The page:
I am a little too proud to say that "Head Coach Fruit of the Loom" found some extra time for reflection concerning his own personal growth and vulnerability that day, and that I (with help from a cheap combination lock) assisted him on his road to self-discovery.

A personal message to his highness and to the pectoral posse: Neener, neener.

Having spoken those words, I hereby call to the front lines all of the emotional celeries-in-waiting. It is time to ask the bullies to step aside for a higher order — one that is not survival of the fittest, but mutual respect and kindness.

Rule No. 3 that I learned on my own just recently: There is safety with the safety’s, the defensive ends, the O-line, and sometimes the cheerleaders.

So prepare your chili, mothers and fathers of the band, parents of the orchestra, the chess club or the bench warmer. Throw on extra cheese and begrudge not your children extra crackers.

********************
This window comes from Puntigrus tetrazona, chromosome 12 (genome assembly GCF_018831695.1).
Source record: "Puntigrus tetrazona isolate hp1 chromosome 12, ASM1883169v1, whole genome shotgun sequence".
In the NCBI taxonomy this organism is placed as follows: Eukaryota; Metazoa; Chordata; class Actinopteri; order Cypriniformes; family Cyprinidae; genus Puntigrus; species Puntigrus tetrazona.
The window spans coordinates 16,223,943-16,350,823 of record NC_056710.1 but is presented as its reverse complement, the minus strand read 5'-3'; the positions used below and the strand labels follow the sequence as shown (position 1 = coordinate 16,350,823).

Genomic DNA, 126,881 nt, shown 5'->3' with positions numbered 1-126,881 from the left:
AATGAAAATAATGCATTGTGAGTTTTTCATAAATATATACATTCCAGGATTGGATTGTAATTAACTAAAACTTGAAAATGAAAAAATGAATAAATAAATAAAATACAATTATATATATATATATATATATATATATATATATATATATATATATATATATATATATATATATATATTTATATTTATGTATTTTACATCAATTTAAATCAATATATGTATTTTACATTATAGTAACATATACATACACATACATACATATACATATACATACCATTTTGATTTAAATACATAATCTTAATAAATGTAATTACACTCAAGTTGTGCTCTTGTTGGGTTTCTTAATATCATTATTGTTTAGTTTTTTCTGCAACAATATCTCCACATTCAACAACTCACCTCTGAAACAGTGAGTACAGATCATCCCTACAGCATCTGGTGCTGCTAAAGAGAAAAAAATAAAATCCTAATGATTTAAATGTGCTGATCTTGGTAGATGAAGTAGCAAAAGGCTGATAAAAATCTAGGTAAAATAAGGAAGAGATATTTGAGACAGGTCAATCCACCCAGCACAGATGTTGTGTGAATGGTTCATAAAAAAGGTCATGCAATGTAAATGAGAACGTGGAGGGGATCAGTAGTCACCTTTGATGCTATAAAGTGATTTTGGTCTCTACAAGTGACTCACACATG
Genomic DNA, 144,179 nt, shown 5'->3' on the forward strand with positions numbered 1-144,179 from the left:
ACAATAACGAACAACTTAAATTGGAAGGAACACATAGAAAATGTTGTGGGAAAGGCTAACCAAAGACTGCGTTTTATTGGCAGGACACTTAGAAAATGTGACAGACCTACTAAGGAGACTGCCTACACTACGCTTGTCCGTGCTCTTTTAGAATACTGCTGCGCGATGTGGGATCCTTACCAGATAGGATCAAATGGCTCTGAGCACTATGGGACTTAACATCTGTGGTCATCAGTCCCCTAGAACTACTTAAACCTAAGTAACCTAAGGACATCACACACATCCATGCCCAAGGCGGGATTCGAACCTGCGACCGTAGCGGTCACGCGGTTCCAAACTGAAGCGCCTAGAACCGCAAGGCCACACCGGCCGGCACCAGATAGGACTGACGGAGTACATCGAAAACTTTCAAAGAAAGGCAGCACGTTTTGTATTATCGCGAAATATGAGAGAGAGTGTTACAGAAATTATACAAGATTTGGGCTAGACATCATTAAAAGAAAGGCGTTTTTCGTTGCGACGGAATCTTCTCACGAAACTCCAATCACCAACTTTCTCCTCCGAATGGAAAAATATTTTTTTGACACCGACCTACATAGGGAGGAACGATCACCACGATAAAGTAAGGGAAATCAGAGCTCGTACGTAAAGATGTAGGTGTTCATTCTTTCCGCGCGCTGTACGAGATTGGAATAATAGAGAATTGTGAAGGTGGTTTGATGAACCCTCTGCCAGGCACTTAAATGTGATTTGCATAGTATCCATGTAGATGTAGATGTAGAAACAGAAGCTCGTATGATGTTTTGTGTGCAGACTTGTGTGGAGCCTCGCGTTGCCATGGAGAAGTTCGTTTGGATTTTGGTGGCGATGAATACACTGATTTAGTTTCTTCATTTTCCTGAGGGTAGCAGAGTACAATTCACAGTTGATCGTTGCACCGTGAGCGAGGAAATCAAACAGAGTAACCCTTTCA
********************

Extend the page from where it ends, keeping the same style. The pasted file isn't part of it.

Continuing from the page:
It takes a lot of positive energy to do things decently, even-handedly, impartially — an approach for a world beyond Charles Atlas. One that has no place for bullies.


Main image: Davison Cheney — keeping his friends close and the O-line closer (Photo: Marie Cheney, DCheneyStudio)


About the Author: Davison Cheney --------------------------------

Davison writes about things he is familiar with: things like raising children, taking children to therapy, bailing children out of trouble, and trying not to beat up parents of other children when they yell at his children for not getting the basketball to their children. Read more from Davison at davisoncheneymegadad.blogspot.com.*